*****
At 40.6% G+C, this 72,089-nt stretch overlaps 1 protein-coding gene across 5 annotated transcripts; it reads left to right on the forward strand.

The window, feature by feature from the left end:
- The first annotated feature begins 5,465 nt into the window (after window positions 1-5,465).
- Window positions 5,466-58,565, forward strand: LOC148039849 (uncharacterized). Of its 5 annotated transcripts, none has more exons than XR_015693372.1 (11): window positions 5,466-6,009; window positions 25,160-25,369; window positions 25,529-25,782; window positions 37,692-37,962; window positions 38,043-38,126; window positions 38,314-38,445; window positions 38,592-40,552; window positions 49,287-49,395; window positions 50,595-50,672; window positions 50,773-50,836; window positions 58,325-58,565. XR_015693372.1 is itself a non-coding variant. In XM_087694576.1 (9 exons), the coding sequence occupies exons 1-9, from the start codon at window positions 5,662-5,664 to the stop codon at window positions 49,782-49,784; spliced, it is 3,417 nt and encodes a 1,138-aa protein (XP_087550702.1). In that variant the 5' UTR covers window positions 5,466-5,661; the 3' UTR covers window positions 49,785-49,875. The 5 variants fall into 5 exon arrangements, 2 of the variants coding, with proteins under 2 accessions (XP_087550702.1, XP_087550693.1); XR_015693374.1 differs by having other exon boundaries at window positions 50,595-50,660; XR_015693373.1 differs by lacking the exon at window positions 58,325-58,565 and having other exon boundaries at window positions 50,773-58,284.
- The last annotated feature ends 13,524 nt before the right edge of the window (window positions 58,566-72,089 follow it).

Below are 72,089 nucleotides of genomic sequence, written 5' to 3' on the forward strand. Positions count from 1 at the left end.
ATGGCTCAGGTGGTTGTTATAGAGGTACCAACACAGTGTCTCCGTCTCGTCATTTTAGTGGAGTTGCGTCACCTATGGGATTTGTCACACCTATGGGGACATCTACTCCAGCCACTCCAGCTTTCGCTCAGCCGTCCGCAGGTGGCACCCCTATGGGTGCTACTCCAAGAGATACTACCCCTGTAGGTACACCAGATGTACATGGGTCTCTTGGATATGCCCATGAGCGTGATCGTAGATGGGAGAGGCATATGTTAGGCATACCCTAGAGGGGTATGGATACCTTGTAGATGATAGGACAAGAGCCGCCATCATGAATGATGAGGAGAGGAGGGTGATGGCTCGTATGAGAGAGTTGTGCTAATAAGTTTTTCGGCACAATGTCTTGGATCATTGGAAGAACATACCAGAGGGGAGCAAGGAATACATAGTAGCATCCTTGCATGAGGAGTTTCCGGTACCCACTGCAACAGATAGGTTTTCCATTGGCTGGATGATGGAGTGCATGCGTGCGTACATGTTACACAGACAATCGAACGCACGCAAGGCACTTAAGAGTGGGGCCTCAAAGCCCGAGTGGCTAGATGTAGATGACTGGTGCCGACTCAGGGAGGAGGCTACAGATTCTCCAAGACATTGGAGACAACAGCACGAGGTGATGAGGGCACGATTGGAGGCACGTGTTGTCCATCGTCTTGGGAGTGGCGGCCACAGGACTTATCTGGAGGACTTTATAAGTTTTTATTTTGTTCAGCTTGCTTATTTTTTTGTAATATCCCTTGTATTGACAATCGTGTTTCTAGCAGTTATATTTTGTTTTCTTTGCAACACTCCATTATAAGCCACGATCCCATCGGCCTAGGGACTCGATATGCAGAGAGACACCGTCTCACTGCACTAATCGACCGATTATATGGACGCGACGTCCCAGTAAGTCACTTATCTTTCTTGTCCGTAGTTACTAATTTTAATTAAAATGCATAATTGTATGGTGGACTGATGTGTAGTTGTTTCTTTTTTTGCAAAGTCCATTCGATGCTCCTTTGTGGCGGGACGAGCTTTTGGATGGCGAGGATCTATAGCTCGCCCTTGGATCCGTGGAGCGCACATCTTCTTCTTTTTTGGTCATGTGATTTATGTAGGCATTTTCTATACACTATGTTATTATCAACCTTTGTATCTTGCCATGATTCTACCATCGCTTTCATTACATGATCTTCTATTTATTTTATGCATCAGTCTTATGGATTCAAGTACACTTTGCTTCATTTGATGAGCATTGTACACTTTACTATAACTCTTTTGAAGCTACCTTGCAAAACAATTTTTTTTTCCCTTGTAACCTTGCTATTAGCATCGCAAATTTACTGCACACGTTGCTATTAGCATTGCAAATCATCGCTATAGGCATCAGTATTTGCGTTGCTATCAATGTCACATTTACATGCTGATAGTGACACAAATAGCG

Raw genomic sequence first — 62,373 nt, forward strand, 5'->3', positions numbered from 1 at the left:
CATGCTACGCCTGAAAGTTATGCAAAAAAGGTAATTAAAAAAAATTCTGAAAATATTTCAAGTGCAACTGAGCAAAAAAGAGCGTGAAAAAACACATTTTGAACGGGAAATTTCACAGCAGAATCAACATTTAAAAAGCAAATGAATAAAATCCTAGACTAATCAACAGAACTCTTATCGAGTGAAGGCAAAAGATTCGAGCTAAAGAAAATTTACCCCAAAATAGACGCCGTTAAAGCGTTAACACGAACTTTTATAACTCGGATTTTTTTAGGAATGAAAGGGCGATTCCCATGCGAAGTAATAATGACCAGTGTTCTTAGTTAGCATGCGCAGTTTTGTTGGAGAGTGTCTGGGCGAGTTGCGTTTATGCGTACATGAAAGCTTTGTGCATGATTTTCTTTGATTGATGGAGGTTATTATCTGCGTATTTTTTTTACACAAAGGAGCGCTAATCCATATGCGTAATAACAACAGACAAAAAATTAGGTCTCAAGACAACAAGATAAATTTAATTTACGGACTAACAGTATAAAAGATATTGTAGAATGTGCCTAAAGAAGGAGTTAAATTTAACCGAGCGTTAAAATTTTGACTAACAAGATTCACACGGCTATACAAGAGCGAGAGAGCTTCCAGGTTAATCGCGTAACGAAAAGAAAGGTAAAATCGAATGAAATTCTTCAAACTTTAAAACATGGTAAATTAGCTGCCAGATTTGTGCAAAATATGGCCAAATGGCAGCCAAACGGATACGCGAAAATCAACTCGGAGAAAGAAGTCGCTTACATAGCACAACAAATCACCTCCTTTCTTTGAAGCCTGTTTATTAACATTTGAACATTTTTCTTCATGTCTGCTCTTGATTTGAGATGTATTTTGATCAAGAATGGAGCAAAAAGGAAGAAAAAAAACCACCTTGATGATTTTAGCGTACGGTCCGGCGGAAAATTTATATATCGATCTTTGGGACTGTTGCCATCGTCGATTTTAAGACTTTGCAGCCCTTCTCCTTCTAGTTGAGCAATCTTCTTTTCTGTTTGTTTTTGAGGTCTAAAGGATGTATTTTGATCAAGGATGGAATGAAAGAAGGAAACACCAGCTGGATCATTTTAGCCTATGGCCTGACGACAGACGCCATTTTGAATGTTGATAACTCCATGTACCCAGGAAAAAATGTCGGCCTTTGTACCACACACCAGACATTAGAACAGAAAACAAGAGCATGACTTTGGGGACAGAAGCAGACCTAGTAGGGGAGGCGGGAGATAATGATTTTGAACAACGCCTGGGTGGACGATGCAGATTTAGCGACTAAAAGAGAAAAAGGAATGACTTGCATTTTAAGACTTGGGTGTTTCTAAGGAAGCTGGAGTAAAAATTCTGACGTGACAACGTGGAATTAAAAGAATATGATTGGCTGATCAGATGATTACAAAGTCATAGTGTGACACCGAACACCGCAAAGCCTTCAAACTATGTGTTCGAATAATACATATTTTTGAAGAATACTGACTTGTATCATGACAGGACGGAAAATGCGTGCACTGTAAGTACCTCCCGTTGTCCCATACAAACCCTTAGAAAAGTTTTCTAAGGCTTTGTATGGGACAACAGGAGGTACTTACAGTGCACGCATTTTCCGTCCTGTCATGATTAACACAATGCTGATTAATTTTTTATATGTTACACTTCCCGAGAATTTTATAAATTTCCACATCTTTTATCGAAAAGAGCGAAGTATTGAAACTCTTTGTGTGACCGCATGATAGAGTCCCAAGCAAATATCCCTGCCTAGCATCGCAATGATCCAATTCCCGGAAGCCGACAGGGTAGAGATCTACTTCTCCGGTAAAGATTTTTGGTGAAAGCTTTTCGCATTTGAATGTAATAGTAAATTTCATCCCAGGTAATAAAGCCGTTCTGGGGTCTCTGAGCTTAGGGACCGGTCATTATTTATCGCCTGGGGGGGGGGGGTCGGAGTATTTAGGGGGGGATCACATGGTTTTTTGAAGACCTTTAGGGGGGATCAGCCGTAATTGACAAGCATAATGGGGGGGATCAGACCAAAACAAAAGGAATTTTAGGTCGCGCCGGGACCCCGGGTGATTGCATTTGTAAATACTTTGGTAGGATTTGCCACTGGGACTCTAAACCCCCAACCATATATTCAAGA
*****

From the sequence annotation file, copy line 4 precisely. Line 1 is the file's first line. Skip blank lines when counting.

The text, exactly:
- Window positions 5,466-58,565, forward strand: LOC148039849 (uncharacterized). Of its 5 annotated transcripts, none has more exons than XR_015693372.1 (11): window positions 5,466-6,009; window positions 25,160-25,369; window positions 25,529-25,782; window positions 37,692-37,962; window positions 38,043-38,126; window positions 38,314-38,445; window positions 38,592-40,552; window positions 49,287-49,395; window positions 50,595-50,672; window positions 50,773-50,836; window positions 58,325-58,565. XR_015693372.1 is itself a non-coding variant. In XM_087694576.1 (9 exons), the coding sequence occupies exons 1-9, from the start codon at window positions 5,662-5,664 to the stop codon at window positions 49,782-49,784; spliced, it is 3,417 nt and encodes a 1,138-aa protein (XP_087550702.1). In that variant the 5' UTR covers window positions 5,466-5,661; the 3' UTR covers window positions 49,785-49,875. The 5 variants fall into 5 exon arrangements, 2 of the variants coding, with proteins under 2 accessions (XP_087550702.1, XP_087550693.1); XR_015693374.1 differs by having other exon boundaries at window positions 50,595-50,660; XR_015693373.1 differs by lacking the exon at window positions 58,325-58,565 and having other exon boundaries at window positions 50,773-58,284.